I read the book in tandem with taking a course based on Kabat-Zinn’s program, taught by MBSR teachers, and while the concepts in the book are easy-to-understand, they are not as easy to practice. Guided mindfulness meditation CDs must be purchased separately–but it’s the “guided” part that is so critical to success, I think. While Kabat-Zinn explains the beginning practice of the body scan, there is no substitution for actually experiencing the sometimes grueling practice and being held accountable to your homework: 45 minutes of MBSR practice each and every day for 8 weeks.

Read the book. Maybe start with Part II to understand the philosophy behind the practice better. If you’re moved to begin mindfulness meditation, seek out a MBSR program to begin your journey with guidance and support.

As I read Full Catastrophe and began to practice sitting, I felt as though I was stepping into a flowing stream–the energy of mindfulness meditation swirled and eddied around and against every aspect of my own full catastrophe. And the pain? Suddenly, it’s not the point at all–the meditation seeps into your very center.

And it changed my life.

Chicks on Books

The first ever meeting of the Chicks on Books book club met today at M’s! A great group with strong opinions and never at a loss for words–what could be better?!(In fact, how does one know if the discussion is too animated?) I am looking forward to the summer books we’ll read … and also a bit surprised that the initial books, anyway, are non-fiction. Who knew? Always an avid reader, I’ve only just started reading non-fiction myself in the past several years–really with the advent of my AP class. I would have thought that the bent would have gone towards fiction, my all-time favorite get-away.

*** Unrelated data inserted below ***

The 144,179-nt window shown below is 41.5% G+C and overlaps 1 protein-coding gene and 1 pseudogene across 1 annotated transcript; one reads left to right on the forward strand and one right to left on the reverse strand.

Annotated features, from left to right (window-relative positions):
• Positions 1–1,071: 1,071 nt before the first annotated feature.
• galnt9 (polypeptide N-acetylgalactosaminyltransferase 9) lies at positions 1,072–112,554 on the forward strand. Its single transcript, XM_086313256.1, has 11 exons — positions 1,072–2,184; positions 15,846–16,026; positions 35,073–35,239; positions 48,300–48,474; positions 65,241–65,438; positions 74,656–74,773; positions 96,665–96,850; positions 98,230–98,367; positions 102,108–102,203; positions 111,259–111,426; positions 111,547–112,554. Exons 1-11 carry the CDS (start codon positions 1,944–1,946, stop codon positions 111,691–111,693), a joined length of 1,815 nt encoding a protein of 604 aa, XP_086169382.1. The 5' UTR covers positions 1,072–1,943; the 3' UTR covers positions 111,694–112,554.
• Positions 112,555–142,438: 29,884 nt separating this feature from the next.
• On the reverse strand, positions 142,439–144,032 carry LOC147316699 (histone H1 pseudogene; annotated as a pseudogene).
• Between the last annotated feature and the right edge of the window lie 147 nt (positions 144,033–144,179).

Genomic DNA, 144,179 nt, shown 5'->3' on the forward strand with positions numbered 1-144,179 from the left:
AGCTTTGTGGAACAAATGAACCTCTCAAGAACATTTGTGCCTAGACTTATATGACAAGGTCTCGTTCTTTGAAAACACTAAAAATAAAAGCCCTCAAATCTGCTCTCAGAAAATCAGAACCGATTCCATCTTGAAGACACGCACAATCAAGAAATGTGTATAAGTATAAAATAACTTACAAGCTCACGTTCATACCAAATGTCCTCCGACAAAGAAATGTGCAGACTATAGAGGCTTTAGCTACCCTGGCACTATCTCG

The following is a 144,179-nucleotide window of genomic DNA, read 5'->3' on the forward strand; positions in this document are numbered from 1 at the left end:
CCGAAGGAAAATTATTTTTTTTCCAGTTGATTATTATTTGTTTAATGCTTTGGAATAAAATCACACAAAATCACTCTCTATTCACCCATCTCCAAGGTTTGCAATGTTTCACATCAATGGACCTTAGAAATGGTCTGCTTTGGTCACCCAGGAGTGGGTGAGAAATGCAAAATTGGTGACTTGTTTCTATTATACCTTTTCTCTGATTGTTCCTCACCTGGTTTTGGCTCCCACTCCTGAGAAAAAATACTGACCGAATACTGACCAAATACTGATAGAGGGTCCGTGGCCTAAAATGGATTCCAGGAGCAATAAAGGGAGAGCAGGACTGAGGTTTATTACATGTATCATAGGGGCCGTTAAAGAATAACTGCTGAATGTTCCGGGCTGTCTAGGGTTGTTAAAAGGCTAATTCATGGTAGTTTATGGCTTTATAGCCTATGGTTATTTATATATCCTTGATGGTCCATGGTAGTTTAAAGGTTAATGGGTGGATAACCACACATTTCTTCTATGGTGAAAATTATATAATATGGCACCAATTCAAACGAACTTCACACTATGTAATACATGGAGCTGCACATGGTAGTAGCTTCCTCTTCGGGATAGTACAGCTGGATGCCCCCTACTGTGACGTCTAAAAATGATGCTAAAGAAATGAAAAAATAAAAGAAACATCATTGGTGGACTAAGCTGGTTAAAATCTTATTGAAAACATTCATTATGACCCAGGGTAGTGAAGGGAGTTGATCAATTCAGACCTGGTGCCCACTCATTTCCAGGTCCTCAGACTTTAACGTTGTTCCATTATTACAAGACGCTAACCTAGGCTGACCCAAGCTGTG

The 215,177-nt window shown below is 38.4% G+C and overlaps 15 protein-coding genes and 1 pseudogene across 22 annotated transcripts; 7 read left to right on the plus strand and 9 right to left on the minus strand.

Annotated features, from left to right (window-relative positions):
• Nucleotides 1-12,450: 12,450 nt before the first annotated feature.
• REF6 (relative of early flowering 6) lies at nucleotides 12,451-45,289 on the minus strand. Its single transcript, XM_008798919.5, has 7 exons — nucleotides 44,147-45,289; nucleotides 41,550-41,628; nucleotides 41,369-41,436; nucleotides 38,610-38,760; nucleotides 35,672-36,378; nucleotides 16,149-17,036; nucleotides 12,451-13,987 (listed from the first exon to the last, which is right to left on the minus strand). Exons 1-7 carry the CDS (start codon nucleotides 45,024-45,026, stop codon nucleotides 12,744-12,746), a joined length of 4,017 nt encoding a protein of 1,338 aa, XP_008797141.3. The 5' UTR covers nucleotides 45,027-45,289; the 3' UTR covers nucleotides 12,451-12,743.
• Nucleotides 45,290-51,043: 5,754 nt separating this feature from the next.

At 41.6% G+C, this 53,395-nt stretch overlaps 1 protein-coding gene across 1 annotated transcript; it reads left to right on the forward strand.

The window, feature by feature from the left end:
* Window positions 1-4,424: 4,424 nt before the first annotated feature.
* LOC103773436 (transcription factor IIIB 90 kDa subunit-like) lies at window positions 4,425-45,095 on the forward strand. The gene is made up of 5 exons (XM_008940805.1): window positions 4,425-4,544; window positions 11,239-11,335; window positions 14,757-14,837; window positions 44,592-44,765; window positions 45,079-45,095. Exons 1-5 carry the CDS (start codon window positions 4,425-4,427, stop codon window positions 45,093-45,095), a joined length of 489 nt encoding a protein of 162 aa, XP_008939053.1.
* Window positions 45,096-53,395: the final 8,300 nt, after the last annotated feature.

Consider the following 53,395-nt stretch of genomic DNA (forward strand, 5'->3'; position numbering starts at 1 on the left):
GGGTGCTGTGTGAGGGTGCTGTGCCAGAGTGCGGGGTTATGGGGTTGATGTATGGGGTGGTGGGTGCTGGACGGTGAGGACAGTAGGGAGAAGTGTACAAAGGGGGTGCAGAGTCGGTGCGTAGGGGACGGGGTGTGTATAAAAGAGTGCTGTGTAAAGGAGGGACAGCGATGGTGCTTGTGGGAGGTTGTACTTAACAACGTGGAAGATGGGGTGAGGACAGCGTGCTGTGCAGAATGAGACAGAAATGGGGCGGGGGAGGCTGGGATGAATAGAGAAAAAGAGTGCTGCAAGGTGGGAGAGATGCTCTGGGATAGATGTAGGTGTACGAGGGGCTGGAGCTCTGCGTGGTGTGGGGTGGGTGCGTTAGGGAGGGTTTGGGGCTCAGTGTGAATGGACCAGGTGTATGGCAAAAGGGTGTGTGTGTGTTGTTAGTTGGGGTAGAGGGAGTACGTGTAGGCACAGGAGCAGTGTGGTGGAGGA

We’ve checked off The Glass Castle today. July’s read will be Mennonite in a Little Black Dress by Rhonda Janzen; August will see us reading Oracle Bones by Peter Hessler. Can’t wait!


This month’s Wired had an intriguing article about individuals who have decided to simply vanish–burdened by the mess they’ve made of their life, usually either relationships or illegal business dealings.(Check out “Gone” by Evan Ratliff; Sept. 09) Seems that none of the folks ever really vanished–that, now matter how airtight they thought their plan, they tripped themselves up somehow when they relaxed their guard. Ratliff is even trying to see if he can disappear for 30 days–$5000 if anyone finds him!

Of course Ratliff mentioned Huck Finn and Great Gatsby, both literary characters who sought to make their lives over. Curious also is the fact that the vanishing acts featured in Wired are all men. I wonder how many novels have been written about these kind of vanishing acts? I can think only of Ann Tyler’s Ladder of Years where Delia walks off the beach, down the road, and onto a new life. Any others?